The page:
When the small, peripheral nerves in the feet become damaged, they can start to send signals inappropriately, which can cause a burning or stabbing sensation, Dr. Kuizinas explains. Some people also notice numbness, tingling and weakness or loss of balance.


Undermanaged diabetes is often to blame for peripheral neuropathy. But it can also stem from a B vitamin deficiency, chronic kidney disease, alcohol abuse, chemotherapy or an underactive thyroid, the Mayo Clinic notes.

Fix It

See your doctor if you suspect you have peripheral neuropathy. Medications may be able to address the nerve damage and ease your symptoms, notes the National Institute of Neurological Disorders and Stroke.

You'll also need to get to the underlying cause of your neuropathy and determine the best way to address it so the damage doesn't get worse.

5. You Pushed Yourself Too Far During Exercise or Activity

Recently started a new activity or exercise routine and are plagued by sore, burning feet? Chances are you did a little too much without giving your feet time to adjust and get stronger.


When you push yourself too far (especially as you get older), "the tissues and the nerves on the feet don't yet have adequate tolerance to support that much activity," Dr. Kuizinas explains.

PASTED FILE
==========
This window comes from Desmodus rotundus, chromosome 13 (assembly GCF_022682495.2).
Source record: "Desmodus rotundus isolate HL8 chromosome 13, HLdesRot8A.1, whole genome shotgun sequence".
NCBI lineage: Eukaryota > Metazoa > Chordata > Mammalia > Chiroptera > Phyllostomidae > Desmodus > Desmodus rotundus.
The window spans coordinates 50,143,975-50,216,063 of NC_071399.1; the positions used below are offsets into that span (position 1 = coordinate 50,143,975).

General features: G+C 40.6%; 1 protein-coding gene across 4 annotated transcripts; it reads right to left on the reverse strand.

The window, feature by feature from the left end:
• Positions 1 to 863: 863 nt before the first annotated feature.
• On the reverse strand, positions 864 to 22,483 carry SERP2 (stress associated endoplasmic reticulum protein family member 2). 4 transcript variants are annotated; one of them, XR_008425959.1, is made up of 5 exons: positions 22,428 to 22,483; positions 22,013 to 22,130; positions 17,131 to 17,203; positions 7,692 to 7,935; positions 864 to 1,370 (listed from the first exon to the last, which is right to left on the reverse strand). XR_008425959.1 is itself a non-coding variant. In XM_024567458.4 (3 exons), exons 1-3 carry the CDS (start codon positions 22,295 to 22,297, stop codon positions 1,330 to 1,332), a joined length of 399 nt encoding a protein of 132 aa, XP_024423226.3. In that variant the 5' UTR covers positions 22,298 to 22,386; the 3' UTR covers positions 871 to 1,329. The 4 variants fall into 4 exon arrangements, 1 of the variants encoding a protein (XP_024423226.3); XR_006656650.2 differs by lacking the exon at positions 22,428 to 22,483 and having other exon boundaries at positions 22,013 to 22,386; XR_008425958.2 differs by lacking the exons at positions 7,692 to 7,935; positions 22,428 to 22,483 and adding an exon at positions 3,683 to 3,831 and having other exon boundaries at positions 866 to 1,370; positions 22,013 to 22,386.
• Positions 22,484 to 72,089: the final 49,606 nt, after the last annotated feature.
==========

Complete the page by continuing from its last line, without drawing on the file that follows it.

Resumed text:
Fix It

Pain or burning from overexertion should ease up when you give your feet a rest, Dr. Kuizinas says. If you need more relief, give your overtired feet a break, keep them elevated and apply an ice pack.

When you're ready to start moving again, ease back into your activity at a more gradual pace.

6. You Have a Stress Fracture

Intense overuse or repetitive activities like running (or running-intensive sports like soccer or basketball) can sometimes cause a stress fracture in the foot.


These small cracks within a bone in the foot can cause intense pain and tenderness that tends to be worse when you're using the foot, Dr. Kuizinas points out. But when you're off your feet, the pain might disappear.

You might also notice bruising or swelling around the affected area.

Fix It

Fix it:Rest, ice, compression and elevation can help your stress fracture heal, says the American Academy of Orthopaedic Surgeons.

It's important to see your doctor too: A physical exam and X-ray can help you determine how severe the fracture is and how long you'll need to rest your foot in order for it to completely get better.

When to See a Doctor About Sore and Burning Feet

Touch base with your doctor if at-home measures like wearing different shoes or resting haven't helped your feet feel better within a week or two, recommends the National Library of Medicine.

You should also contact your doctor if:

  • Your foot pain is sudden or severe
  • You suspect your foot is injured or you can't put weight on it
  • Your foot seems red or swollen, has an open sore or you have a fever
  • You have foot pain and diabetes




Is this an emergency? If you are experiencing serious medical symptoms, please see the National Library of Medicine’s list of signs you need emergency medical attention or call 911.